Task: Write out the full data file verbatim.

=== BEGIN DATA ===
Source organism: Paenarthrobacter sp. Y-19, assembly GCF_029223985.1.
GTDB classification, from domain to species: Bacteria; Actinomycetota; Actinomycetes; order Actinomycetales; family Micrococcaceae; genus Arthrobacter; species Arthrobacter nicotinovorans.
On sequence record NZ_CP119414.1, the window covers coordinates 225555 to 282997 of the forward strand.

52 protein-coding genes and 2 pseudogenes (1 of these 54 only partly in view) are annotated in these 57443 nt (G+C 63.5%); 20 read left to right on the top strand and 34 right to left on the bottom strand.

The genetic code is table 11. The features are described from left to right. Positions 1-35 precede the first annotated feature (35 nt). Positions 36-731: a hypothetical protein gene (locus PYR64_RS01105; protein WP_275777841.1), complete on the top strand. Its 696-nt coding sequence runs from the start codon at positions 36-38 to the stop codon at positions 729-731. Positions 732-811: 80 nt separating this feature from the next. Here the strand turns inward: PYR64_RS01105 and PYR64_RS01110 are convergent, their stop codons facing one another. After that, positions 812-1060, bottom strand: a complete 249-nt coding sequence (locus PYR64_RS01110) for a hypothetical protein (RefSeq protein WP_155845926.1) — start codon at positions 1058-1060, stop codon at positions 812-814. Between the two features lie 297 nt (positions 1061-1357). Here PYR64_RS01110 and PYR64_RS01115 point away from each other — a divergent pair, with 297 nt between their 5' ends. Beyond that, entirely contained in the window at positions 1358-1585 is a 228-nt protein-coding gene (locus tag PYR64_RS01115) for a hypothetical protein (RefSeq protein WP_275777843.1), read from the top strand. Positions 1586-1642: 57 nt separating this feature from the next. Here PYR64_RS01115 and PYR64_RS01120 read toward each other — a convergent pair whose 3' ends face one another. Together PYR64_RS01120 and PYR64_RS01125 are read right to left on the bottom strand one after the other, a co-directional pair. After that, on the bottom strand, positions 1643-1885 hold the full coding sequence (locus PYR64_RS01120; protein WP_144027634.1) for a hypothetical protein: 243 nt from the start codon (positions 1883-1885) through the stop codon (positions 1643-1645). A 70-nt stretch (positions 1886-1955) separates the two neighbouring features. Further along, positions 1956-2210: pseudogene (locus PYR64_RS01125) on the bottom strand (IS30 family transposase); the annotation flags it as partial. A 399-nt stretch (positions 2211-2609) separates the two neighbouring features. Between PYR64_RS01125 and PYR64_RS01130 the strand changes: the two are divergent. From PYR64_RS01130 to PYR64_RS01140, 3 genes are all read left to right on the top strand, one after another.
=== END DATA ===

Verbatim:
Source organism: Paenarthrobacter sp. Y-19, assembly GCF_029223985.1.
GTDB classification, from domain to species: Bacteria; Actinomycetota; Actinomycetes; order Actinomycetales; family Micrococcaceae; genus Arthrobacter; species Arthrobacter nicotinovorans.
On sequence record NZ_CP119414.1, the window covers coordinates 225555 to 282997 of the forward strand.

52 protein-coding genes and 2 pseudogenes (1 of these 54 only partly in view) are annotated in these 57443 nt (G+C 63.5%); 20 read left to right on the top strand and 34 right to left on the bottom strand.

The genetic code is table 11. The features are described from left to right. Positions 1-35 precede the first annotated feature (35 nt). Positions 36-731: a hypothetical protein gene (locus PYR64_RS01105; protein WP_275777841.1), complete on the top strand. Its 696-nt coding sequence runs from the start codon at positions 36-38 to the stop codon at positions 729-731. Positions 732-811: 80 nt separating this feature from the next. Here the strand turns inward: PYR64_RS01105 and PYR64_RS01110 are convergent, their stop codons facing one another. After that, positions 812-1060, bottom strand: a complete 249-nt coding sequence (locus PYR64_RS01110) for a hypothetical protein (RefSeq protein WP_155845926.1) — start codon at positions 1058-1060, stop codon at positions 812-814. Between the two features lie 297 nt (positions 1061-1357). Here PYR64_RS01110 and PYR64_RS01115 point away from each other — a divergent pair, with 297 nt between their 5' ends. Beyond that, entirely contained in the window at positions 1358-1585 is a 228-nt protein-coding gene (locus tag PYR64_RS01115) for a hypothetical protein (RefSeq protein WP_275777843.1), read from the top strand. Positions 1586-1642: 57 nt separating this feature from the next. Here PYR64_RS01115 and PYR64_RS01120 read toward each other — a convergent pair whose 3' ends face one another. Together PYR64_RS01120 and PYR64_RS01125 are read right to left on the bottom strand one after the other, a co-directional pair. After that, on the bottom strand, positions 1643-1885 hold the full coding sequence (locus PYR64_RS01120; protein WP_144027634.1) for a hypothetical protein: 243 nt from the start codon (positions 1883-1885) through the stop codon (positions 1643-1645). A 70-nt stretch (positions 1886-1955) separates the two neighbouring features. Further along, positions 1956-2210: pseudogene (locus PYR64_RS01125) on the bottom strand (IS30 family transposase); the annotation flags it as partial. A 399-nt stretch (positions 2211-2609) separates the two neighbouring features. Between PYR64_RS01125 and PYR64_RS01130 the strand changes: the two are divergent. From PYR64_RS01130 to PYR64_RS01140, 3 genes are all read left to right on the top strand, one after another.